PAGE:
Ted Olson and David Boies are insanely good advocates for marriage equality -
Comments are closed.
Commenting on this item is available only to members of the site. You can sign in here or create an account here.
Thanks, I've forwarded these on.
1. It's damaging to previously existing news networks.
2. The children suffer (my neighbor watches Fox quite excessively, and his kids are totally screwed up - correlation doesn't mean causation, but when we're talking about the welfare of the children, we can't be too cautious!)
3. If the voters want it, then by Jeebus, they should have it, Second Amendment be damned!
4. We have a long national history of not having Fox News - in fact, this country was built on not having Fox News. The introduction of Fox News is DIFFERENT from what we've had before, therefore, it must be bad, and must be abolished!
I'm sure there are more points we can make here - anyone else?
You mean First Amendment, right?
Can't believe fag-hag used the "anyone with half a brain" argument. That's an internet argument for someone who doesn't know what the hell they're talking about.
Addressing all that research is just too much work! It's easier to rely on "we aren't bigots, we just want to think of the children." I get that: it's hard work preventing "one of the basic structures in society" from forming. You have to keep on it from birth to death: making it as hard as possible for gay families to have kids, kicking their children out of Catholic school, canceling prom and then making up a fake one, and hassling older couples when they go to the hospital. No wonder there has been no time to read about the empirical data.
*stolen from the late lamented David Foster Wallace
Tony Perkins is and always will be a well-dressed shill for the extreme right wing. He is exactly what we expect him to be, and completely predictable.
But after watching Mike Wallace for most of my life, I cringe whenever I see Chris Wallace pretend to be a journalist. It's sad and pathetic, and I can't help but think his dad must be totally embarrassed. Watching Ted Olson destroy him was immensely satisfying.
One of these guys is convinced that he's got a winning argument with his claim that gays practice gender-discrimination against women, and same-sex marriage would codify that gender discrimination. Or something like that.
And by the way, there's no "ban" on gay marriage.
Also from opineeditorials: There was a ban on issuing marriage licenses to brideless or groomless pairings. But there was no ban on ceremonies or any of the other things that brides and grooms have been doing together for millennia that have been mimmicked or downright mocked by brideless or groomless couples. Or triads, or quads - of any sexual composition for that matter.
*Runs off to fan herself*
[Disclaimer: I am not a lawyer.]
In his dissent in Lawrence, Scalia argued that when the Court decided Roe v. Wade in 1973, they were taking what should be a state issue and making it a Federal issue, and a lot of people had strongly held religious-based views against abortion. As a result, since Roe v. Wade, there's been a lot of litigation because--Scalia argues--the Court was way out in front of public opinion (and he would say wrong) when they ruled.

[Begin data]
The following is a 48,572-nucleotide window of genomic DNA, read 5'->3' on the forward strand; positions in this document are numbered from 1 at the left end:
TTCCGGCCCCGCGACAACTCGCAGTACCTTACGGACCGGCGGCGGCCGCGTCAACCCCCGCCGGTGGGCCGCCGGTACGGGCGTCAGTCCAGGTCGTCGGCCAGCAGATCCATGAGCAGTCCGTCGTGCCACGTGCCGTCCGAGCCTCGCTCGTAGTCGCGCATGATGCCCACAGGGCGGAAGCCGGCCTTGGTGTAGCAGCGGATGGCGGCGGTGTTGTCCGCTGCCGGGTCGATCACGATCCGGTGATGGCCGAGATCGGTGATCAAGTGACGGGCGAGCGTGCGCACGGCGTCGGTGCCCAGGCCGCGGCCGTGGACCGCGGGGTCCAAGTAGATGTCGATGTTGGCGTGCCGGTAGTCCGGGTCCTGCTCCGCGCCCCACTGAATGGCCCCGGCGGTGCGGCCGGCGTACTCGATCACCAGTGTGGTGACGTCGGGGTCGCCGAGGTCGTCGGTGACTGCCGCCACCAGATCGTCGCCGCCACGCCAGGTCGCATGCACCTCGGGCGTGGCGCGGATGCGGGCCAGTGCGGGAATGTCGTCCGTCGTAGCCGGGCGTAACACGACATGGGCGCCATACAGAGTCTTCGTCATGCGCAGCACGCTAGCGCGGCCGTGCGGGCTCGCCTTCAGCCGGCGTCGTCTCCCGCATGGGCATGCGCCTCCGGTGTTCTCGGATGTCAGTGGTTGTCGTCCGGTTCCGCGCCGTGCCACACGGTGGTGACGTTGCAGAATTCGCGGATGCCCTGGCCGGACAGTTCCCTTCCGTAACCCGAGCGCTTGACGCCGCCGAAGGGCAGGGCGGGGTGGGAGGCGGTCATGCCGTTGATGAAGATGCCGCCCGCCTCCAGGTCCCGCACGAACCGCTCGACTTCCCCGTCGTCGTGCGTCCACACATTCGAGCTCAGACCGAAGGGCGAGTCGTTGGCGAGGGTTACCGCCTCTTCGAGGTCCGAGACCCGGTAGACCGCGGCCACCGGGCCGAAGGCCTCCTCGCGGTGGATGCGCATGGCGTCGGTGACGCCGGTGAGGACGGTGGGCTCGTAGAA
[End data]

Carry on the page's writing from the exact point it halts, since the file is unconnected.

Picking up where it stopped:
So, in spite of the merits in law and in fact of Perry, Scalia would want SCOTUS to overturn because it would doubtless lead to legal mayhem.
Kennedy is the swing vote, and if Kennedy decides to end his career on the court quietly and not be forever known as "That Gay Marriage Judge Guy," this could provide him with an out.
BUT--this just in--because there was no government intervenor in California on behalf of Prop 8, the proponents may not have standing to appeal to the Supreme Court. So the whole point may be moot.
(And I apologize for being so long winded here where commenters delight in being brief and pithy.)
I particularly like Olson's statement about the 14th Ammendment being a result of a Civil War fought over the question of Equality. The matter is settled in a way that a simple poll of Californians can't change.
I should HOPE Judge Walker thinks he knows better than 7 million Californians! He sat through days and days of testimony brought forward by attorneys who painstakingly assembled their cases, while most of the voters who voted Yes on 8 did so on the basis of some things they heard from various unreliable sources like preachers, the Yes on 8 campaign, friends and family no better informed than themselves, and media talking heads. It is the right and the duty of judges to deliberate with a cool head on issues that Joe Public gets a hot head over. The Founding Fathers spent a lot of time thinking about two things they feared and how to avoid them: autocratic tyranny and mob rule. Through Article 3 of the Constitution, the Judiciary Act of 1793, and Marbury vs. Madison, they empowered judges to be the level-headed voice of reason to guard against both.